Romani Holocaust developments in Germany, Croatia and the Czech Republic

05 January 1999

On November 24, the Romnews Network (RNN) of the Hamburg-based Roma National Congress reported the desecration of the Magdeburg (Germany) memorial to Roma and Sinti murdered during the Nazi era only two days after it was unveiled. A name plate was stolen, and the local police stated that they could not exclude political motivation.

In Zagreb (Croatia) on December 15, the County Court formally indicted Mr Dinko Šakić, the former commander of the Jasenovac concentration camp. According to the Belgrade-based Beta news agency. Šakić is indicted for crimes against humanity and violation of international laws, which caused the death of more than 2,000 Serbs, Jews, Muslims and Roma in a period of nine months during 1944. According to the statement of the Attorney's Office, the indictment against Šakić is based upon the statements of forty-six witnesses collected during the investigation process. The indictment, which has come as a result of international pressure, does not include the charge of genocide. Šakić was extradited from Argentina in April 1998, and has been held in custody since then. It is expected that the trial will begin in February 1999.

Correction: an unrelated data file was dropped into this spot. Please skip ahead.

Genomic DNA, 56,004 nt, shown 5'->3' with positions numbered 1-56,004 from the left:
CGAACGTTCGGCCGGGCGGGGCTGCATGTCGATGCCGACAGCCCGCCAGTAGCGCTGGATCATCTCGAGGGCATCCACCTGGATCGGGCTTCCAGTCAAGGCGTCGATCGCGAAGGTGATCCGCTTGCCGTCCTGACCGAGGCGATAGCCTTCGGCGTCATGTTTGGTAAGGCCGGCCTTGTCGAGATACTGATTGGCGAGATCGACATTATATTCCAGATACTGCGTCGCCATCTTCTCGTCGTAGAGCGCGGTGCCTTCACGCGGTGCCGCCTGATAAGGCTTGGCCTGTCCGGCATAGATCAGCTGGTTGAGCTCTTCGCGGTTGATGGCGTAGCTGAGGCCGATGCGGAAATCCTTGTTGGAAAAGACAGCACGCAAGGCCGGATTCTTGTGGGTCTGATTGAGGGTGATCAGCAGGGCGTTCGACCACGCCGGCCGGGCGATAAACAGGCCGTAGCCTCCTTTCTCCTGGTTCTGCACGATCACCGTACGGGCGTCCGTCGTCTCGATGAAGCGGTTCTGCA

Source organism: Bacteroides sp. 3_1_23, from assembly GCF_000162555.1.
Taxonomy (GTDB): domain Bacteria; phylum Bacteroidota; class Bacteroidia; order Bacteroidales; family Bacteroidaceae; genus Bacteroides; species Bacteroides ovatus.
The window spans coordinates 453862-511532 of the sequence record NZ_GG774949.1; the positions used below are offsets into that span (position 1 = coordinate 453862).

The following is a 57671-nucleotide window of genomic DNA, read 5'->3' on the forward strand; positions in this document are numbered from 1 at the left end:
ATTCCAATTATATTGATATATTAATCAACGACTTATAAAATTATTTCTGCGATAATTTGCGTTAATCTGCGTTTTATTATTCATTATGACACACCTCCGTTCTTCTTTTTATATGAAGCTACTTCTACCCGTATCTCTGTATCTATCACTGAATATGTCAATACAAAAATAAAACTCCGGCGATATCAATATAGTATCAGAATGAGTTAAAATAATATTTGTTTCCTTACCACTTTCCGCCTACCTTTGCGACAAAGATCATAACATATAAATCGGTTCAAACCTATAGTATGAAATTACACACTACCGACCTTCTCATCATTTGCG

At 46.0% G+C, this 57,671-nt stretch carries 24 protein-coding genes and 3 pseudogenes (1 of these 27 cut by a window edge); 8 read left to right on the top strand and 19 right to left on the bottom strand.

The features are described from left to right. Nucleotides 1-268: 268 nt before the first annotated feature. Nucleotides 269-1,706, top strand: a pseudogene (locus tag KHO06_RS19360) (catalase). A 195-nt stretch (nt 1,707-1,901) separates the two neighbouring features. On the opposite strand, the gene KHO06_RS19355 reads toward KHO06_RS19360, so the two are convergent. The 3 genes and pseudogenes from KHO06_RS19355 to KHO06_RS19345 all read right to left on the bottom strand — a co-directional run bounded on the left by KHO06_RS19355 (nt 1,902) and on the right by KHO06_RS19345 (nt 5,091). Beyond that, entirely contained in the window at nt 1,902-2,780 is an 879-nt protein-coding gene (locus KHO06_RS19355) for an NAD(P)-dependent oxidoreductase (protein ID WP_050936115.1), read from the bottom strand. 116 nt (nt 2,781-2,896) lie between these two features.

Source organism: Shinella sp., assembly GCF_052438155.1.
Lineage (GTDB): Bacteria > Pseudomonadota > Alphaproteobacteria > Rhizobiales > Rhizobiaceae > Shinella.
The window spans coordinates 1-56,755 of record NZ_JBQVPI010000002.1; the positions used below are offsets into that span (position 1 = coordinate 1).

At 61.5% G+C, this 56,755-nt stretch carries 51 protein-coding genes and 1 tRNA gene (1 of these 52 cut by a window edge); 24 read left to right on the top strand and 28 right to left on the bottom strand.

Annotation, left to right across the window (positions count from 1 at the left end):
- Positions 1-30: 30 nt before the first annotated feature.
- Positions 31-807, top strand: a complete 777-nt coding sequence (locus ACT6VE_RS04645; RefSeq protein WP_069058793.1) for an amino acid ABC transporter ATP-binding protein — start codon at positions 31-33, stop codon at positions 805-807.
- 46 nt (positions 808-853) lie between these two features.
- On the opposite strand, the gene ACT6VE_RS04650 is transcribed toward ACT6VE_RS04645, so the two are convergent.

Finally, the campaign for the removal of a pig farm from the place of the former concentration camp for Roma at Lety, southern Bohemia, was intensified with an open letter to the Czech Prime Minister Miloš Zeman. The one hundred signatures collected included the famous Nazi-hunter Simon Wiesenthal and German writer Günther Grass, the ČTK news agency reported on December 3. Following his negotiations with both Romani representatives and the farm owners, Mr Petr Uhl, the Czech government's envoy for human rights, announced on December 30 that he would launch a national campaign for collecting the financial means necessary for both building a memorial site and removing the farm. Nevertheless, according to Radio Prague of January 8, a survey undertaken for the public service of the Czech Radio and Czech Television showed that less than a quarter of the Czechs polled would support erecting the memorial - another quarter answered they were indifferent, and two fifths were against. One quarter of those asked also believed that ethnic Roma suffered less than Jews under the Nazi rule. Several hundred Romani inmates died in the Lety camp, established during the Second World War by the authorities of the Czech Protectorate (see Roma Rights Summer 1997 and Summer 1998). (Associated Press, B92, Beta, FoNet, Mladá Fronta Dnes, Právo, Radio Prague, RNN)

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